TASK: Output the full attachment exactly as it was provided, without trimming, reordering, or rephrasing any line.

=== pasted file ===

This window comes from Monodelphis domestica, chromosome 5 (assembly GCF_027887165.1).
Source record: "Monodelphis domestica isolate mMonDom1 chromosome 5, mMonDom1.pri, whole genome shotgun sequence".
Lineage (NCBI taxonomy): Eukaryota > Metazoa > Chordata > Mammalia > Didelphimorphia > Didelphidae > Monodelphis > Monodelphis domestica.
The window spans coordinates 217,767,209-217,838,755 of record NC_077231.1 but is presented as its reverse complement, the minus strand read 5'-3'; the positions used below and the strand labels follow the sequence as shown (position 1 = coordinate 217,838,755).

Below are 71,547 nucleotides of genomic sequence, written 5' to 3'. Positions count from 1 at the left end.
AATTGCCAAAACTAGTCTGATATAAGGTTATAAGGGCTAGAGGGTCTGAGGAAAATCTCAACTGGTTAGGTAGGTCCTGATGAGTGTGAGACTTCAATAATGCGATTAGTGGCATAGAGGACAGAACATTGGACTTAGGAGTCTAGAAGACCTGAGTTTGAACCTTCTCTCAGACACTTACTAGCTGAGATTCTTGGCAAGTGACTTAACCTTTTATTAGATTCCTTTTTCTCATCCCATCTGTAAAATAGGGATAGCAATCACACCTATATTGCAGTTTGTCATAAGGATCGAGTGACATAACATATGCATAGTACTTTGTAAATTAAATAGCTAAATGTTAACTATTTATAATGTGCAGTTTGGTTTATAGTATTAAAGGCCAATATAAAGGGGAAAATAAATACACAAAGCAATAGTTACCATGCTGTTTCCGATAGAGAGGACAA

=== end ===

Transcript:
This window comes from Monodelphis domestica, chromosome 5 (assembly GCF_027887165.1).
Source record: "Monodelphis domestica isolate mMonDom1 chromosome 5, mMonDom1.pri, whole genome shotgun sequence".
Lineage (NCBI taxonomy): Eukaryota > Metazoa > Chordata > Mammalia > Didelphimorphia > Didelphidae > Monodelphis > Monodelphis domestica.
The window spans coordinates 217,767,209-217,838,755 of record NC_077231.1 but is presented as its reverse complement, the minus strand read 5'-3'; the positions used below and the strand labels follow the sequence as shown (position 1 = coordinate 217,838,755).

Below are 71,547 nucleotides of genomic sequence, written 5' to 3'. Positions count from 1 at the left end.
AATTGCCAAAACTAGTCTGATATAAGGTTATAAGGGCTAGAGGGTCTGAGGAAAATCTCAACTGGTTAGGTAGGTCCTGATGAGTGTGAGACTTCAATAATGCGATTAGTGGCATAGAGGACAGAACATTGGACTTAGGAGTCTAGAAGACCTGAGTTTGAACCTTCTCTCAGACACTTACTAGCTGAGATTCTTGGCAAGTGACTTAACCTTTTATTAGATTCCTTTTTCTCATCCCATCTGTAAAATAGGGATAGCAATCACACCTATATTGCAGTTTGTCATAAGGATCGAGTGACATAACATATGCATAGTACTTTGTAAATTAAATAGCTAAATGTTAACTATTTATAATGTGCAGTTTGGTTTATAGTATTAAAGGCCAATATAAAGGGGAAAATAAATACACAAAGCAATAGTTACCATGCTGTTTCCGATAGAGAGGACAA